Properties of Gases
10.7 The Chemiluminescent* Ammonia Fountain
Subjects: Properties of gases, solubility of gases, pressure, chemiluminescence
Description:A small amount of water is injected into a sealed, inverted round bottom flask that is connected by tubing to two reservoirs below. Moments later, the liquid from the reservoirs flows up into the flask, creating a fountain effect. As the two liquids mix, they begin to emit a blue chemiluminescent glow that persists for 1 to 2 minutes.
*Note: Chemiluminescence is optional and can be performed as a separate demo. If only performing the ammonia fountain, you need only one reservoir with water and phenolphthalein or universal indicator. As the water is pushed into the flask, it becomes pink due to the basic nature of the ammonia.
For ammonia production
Set-up of Apparatus: (immediately prior to demo)
1. First set up the apparatus by inverting the round bottom flask and attaching it to the ring stand using the clamps. Make sure the flask is dry. Stopper the flask and attach the Y tubing. Adjust the height so that the Y tubing extends to the bottom of the beakers or flasks. The RB flask will need to be almost at the top of the ring stand. Once everything is adjusted to the proper height, remove the flask and tubing and move it to the hood for the ammonia generation.
2. In the hood, assemble the materials for producing the ammonia, including the 2-liter RB flask and the stopper. Prior to generating the gas, fill the medicine dropper with water and insert it into the second hole of the stopper. Be sure there is no excess water on the surfaces of the stopper or the medicine dropper.
3. Add the ammonium chloride and sodium hydroxide to the Erlenmeyer flask.
4. Add approximately 10 mL of water and stopper the flask. Swirl to mix. The end of the tubing should extend into the two liter round bottom flask. Hold the flask inverted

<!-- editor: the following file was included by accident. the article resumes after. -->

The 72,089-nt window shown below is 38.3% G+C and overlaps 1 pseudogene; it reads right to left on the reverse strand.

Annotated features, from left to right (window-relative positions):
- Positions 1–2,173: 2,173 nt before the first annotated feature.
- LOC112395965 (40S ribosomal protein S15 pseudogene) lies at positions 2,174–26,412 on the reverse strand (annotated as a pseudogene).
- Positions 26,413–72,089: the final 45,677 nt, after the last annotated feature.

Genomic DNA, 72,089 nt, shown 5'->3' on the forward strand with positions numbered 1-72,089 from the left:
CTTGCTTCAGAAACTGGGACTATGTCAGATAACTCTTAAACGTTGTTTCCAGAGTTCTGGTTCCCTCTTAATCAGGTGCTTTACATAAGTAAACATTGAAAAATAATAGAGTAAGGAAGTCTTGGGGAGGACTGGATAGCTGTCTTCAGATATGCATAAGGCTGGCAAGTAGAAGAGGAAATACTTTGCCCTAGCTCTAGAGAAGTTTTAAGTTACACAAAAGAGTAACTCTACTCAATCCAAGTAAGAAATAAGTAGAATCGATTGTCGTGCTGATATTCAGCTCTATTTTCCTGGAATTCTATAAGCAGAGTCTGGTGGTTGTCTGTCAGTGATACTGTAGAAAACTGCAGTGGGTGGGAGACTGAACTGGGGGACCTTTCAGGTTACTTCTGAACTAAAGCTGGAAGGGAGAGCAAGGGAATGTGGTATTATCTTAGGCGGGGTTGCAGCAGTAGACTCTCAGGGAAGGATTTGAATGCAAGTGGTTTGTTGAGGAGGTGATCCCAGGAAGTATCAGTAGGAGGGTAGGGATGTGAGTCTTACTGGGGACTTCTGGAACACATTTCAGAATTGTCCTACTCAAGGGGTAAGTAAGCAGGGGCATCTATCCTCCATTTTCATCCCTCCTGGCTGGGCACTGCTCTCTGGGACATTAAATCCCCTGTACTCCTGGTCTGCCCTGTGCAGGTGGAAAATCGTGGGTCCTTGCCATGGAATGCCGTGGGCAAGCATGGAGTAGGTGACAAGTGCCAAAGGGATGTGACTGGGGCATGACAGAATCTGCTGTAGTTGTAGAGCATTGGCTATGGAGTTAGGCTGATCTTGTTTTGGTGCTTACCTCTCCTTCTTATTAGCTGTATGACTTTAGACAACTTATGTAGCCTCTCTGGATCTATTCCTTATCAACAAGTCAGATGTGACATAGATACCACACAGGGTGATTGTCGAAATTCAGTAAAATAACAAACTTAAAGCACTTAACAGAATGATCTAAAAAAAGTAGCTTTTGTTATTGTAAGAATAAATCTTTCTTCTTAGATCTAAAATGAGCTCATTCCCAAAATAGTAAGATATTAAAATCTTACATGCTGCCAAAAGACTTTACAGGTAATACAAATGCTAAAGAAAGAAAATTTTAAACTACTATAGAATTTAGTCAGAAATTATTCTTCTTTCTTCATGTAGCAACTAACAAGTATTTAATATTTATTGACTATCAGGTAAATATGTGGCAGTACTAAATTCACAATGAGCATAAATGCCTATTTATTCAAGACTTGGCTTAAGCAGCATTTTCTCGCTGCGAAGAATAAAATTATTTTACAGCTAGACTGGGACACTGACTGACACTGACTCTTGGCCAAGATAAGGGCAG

5. As ammonia is generated it collects in the two liter flask, displacing the air in the flask.
6. Once the gas generator has slowed down, wet a piece of pH paper and place it at the opening of the flask to check that the flask is filled with ammonia vapor.
7. Immediately stopper the flask with the two-holed stopper. The glass tube should extend to within 10 cm of the bottom of the inverted 2-liter flask.
8. Place the 2 liter flask back on the ring stand, and reattach the Y tubing.
For solution A:
1. Dissolve 2.0 g of sodium carbonate in 250 mL of distilled water in one 500 mL beaker or flask.
2. Add 0.1 g of luminol and stir to dissolve.
3. Add 12.0 g of sodium bicarbonate, 0.25 g of ammonium carbonate monohydrate, and 0.2 gram of copper (II) sulfate pentahydrate.
4. Stir until all the solid dissolves. Dilute to a final volume of 500 mL.
For solution B:
1. Dilute 25 mL of 3% hydrogen peroxide to 500 mL of distilled water in the second 500 ml beaker or flask.
Place the apparatus and solutions on a cart and wheel it to the lecture hall.
1. Dim the lights.
2. Squirt the water in the stopper into the flask. Wait a few moments before the fountain effect begins. As the solutions mix, they will emit a faint glow for a short period of time.